Similarities allowed researchers to pinpoint which folks were partners 86 percent of the time
By Amy Norton
WEDNESDAY, July 26, 2017 (HealthDay News) -- While it's often said that couples start to look alike over time, new research suggests their skin bacteria may do the same.
The study, of 20 couples who were living together, found that partners showed similarities in their skin's "microbiome."
In fact, those similarities were strong enough that a computer algorithm could identify couples 86 percent of the time, based on their skin microbiome alone.
"Microbiome" refers to the trillions of bacteria and other microbes that inhabit the human body, inside and out. The skin is covered in a variety of microbes --- most of which are either harmless or beneficial.
Researchers are only beginning to understand how the skin microbiome affects health, according to study senior researcher Josh Neufeld, a professor of biology at the University of Waterloo in Canada.
But the "microbial community" there does interact with the immune system, and it might have a bigger health impact than traditionally believed, explained Neufeld.
So, he said, it's important to understand what factors affect the makeup of any one person's microbiome.
The new findings point to the importance of the home.
Although the study focused on couples, Neufeld explained, it seemed that contact with the same home surfaces -- rather than contact with each other -- was key.
Couples showed the greatest microbial similarities on their feet -- which makes sense, Neufeld said.
"You shower and walk around barefoot in the bathroom, spreading your microbes around," he said.
But Neufeld was also quick to point out that none of this is "gross."
Diversity in a person's microbiome -- whether in the gut or on the skin -- is healthy, he said: Good bacteria keep the bad guys in check.
A lack of diversity in the gut's microbial community has been linked to increased risks of certain conditions related to metabolism and immune function -- including obesity, type 1 diabetes and asthma.
There has been less research into the skin's microbiome, said Dr. Adam Friedman, an associate professor of dermatology at George Washington University in Washington, D.C.
But there's evidence that a lack of diversity in skin microbes might contribute to eczema, acne and rosacea, said Friedman.
The fact that couples share skin microbes isn't surprising, Friedman said.
But, he added, "this [study] highlights the importance of the external environment on our skin's microbial community."
Friedman echoed the point that "diversity is good."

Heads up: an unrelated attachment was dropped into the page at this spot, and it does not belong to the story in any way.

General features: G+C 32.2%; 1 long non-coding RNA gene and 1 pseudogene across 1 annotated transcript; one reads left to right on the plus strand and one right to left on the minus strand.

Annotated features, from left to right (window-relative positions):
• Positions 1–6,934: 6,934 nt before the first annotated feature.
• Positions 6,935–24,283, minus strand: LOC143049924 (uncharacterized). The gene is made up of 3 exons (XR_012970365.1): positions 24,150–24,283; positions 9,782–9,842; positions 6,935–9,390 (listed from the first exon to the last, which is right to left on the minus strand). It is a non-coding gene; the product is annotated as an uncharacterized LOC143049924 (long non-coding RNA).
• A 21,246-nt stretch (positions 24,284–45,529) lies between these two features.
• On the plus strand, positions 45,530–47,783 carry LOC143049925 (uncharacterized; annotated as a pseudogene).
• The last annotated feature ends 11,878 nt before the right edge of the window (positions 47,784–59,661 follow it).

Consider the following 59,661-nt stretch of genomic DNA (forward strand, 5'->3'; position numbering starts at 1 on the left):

"We usually talk about bacteria like they're bad," he said. "But when everything is in harmony, there is no 'good' or 'bad.' When there's a lack of diversity, and that harmony is thrown off, we have a problem."
In the new study, published recently in the journal mSystems, the Canadian researchers analyzed skin swabs that each participant collected from 17 different sites on the body.
In general, the study found, couples had similarities in their skin bacteria -- enough that they could usually be identified as partners.
"But," Neufeld said, "it's not that you look just like your partner. You look like you."
And much depended on the specific area of skin: Bacteria on couples' feet showed the most similarities; the bacteria on their inner thighs looked nothing alike.
Instead, women looked more like other women when it came to bacteria there. According to Neufeld, that is probably a reflection of vaginal microbes.
Biological sex is a big factor in the makeup of skin bacteria, Neufeld said: Women seem to have more microbial diversity than men -- which may, in part, be due to differences in the skin's acidity.
"Our bodies, and the chemicals they secrete, help determine which bacteria survive and thrive," Neufeld said.
Many other factors also sway the skin's microbial balance, Friedman said. They include factors we cannot change -- age and genetics -- and some we can control -- from sun exposure to soaps and skin products.
It's not clear whether having your family's microbes on your skin makes any specific difference in your health. But Neufeld said there's no reason to fear sharing some microbes at home.
"If you're in an airport, sure, don't walk around barefoot," he said. "But at home, go ahead and do it."
The U.S. National Institutes of Health has more on the human microbiome.
SOURCES: Josh Neufeld, Ph.D., professor, biology, University of Waterloo, Ontario, Canada; Adam Friedman, M.D., associate professor, dermatology, George Washington University School of Medicine, Washington, D.C.; July 25, 2017, mSystems
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